Vito Corleone and his fictional mobsters ran protection rackets, gambling dens and any number of illegal businesses. But the Godfather never got into the funeral business.
He may have been missing a trick, if the experience of a Shanghai gang boss is anything to go by.
The China Daily reports that Zhou Wangcheng employed 18 local henchmen to terrorise rivals and monopolise the local funeral business.
With 100,000 people dying in Shanghai each year, funerals are big business. Zhou, whose nickname is Little Tiger, wanted to dominate it – and succeeded in doing through his reign of intimidation.
Little Tiger started out small enough. He opened his firm in 1999, and initially sold wreaths. But he soon concluded that the real money was to be made selling caskets and arranging post-funeral feasts.
He decided the best way to build market share was to lean on local mortuaries and hospital emergency units. This gave him a headstart on discovering the identities of the recently deceased and pitching for the funeral needs of the bereaved families. But in a city with 21 certified funeral services (plus around 80 underground operators), competition remained intense.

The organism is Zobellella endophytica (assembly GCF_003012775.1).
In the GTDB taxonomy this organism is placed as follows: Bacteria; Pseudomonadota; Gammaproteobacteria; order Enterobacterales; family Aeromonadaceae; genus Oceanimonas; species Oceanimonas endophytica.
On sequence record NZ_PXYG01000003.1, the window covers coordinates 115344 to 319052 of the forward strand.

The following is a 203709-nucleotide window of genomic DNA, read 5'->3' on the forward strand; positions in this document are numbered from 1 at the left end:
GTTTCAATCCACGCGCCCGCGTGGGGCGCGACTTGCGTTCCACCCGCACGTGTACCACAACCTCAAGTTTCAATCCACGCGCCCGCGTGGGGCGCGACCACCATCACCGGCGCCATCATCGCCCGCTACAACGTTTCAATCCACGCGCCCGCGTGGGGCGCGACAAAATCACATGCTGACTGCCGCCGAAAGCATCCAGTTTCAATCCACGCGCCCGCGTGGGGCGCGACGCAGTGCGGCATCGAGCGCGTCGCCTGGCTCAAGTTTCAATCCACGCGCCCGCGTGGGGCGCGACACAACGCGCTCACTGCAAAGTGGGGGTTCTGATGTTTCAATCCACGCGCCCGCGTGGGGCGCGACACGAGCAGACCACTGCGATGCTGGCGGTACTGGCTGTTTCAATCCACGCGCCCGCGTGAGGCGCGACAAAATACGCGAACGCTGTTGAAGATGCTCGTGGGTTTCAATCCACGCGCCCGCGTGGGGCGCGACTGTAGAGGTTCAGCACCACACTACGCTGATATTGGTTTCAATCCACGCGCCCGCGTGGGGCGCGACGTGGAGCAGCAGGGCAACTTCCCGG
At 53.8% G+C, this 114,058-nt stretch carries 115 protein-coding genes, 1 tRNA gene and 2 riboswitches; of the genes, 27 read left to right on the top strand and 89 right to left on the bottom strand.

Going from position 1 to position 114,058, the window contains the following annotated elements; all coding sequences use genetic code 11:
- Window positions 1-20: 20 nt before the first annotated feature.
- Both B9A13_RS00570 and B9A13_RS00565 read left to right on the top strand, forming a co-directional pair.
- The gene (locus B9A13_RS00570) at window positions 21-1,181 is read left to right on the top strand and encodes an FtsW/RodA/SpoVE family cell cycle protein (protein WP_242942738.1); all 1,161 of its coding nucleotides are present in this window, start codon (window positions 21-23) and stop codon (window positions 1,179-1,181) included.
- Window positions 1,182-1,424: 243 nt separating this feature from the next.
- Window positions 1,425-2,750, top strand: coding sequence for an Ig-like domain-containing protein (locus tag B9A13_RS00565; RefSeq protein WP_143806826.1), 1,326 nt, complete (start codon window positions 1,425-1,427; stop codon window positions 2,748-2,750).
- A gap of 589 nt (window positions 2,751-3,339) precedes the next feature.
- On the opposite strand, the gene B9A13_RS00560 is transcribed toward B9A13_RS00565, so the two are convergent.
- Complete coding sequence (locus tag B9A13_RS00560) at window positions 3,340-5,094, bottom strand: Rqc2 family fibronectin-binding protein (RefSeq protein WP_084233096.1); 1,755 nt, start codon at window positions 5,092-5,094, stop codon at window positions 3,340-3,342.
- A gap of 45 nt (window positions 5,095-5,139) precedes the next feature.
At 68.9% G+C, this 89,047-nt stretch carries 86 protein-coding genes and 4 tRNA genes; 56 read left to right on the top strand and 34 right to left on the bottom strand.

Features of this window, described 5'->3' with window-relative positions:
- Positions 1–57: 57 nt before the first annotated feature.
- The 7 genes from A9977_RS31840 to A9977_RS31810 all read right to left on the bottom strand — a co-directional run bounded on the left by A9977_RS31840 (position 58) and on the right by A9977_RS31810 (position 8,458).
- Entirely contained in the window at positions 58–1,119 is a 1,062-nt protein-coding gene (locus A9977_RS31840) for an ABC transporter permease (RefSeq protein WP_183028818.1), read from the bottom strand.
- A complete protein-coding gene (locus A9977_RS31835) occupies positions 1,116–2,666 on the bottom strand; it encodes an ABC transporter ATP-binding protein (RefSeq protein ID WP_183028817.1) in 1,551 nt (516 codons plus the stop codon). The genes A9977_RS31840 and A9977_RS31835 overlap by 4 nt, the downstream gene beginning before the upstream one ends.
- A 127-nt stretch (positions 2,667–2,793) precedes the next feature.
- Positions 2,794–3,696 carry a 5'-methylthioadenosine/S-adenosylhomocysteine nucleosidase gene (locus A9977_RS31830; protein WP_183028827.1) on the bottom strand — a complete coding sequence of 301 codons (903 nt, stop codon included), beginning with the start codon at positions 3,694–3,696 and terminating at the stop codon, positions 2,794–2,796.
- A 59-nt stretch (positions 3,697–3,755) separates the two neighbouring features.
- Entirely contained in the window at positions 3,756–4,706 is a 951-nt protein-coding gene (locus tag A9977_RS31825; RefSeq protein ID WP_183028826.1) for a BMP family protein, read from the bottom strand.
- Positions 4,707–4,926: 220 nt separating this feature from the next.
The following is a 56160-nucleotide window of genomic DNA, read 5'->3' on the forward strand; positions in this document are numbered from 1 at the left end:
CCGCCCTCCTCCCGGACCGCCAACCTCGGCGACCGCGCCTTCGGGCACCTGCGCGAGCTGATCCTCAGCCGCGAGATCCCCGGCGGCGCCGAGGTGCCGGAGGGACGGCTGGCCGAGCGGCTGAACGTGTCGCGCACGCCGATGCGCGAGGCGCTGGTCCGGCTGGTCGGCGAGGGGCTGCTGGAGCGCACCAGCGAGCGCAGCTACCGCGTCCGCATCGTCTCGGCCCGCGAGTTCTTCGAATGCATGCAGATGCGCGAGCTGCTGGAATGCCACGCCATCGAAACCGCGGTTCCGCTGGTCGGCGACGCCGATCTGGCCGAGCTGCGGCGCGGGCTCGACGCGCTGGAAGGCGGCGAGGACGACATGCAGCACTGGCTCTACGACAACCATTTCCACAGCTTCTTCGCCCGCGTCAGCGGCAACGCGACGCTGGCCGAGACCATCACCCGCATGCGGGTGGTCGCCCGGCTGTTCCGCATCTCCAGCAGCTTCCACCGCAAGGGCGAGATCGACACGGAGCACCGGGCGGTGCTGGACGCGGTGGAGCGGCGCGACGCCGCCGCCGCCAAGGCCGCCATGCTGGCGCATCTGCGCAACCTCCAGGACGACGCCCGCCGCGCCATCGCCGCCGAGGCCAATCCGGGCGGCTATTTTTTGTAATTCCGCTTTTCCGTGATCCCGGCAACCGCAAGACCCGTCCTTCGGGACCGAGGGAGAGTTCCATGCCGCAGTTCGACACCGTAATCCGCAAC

So Zhou hired 18 “hooligans” and paid them Rmb3,000 ($438) per month to intimidate his rivals, reports the Shanghai Daily.
In his most brazen attempt to win market share, he had his gang attack the premises of four rival services, and injure four store employees. Armed fights were also instigated – at his behest – “for territory”.
Indeed, on top of making “huge profits” from selling his caskets and organising dinners, he also extorted funds from rivals by offering them exclusive rights to ‘work’ certain hospitals – creating a sort of funereal protection racket.
Zhou was charged by the Shanghai Zhabei District People’s Court with organising a criminal gang and admitted to using bullying tactics; meanwhile his heavies pleaded guilty to joining the gang. A verdict is still pending.
In the wake of the various revelations about the ‘Tombfather’, Shanghai’s municipal civil affairs bureau has announced that it is drafting a revised law to regulate the funeral services sector.
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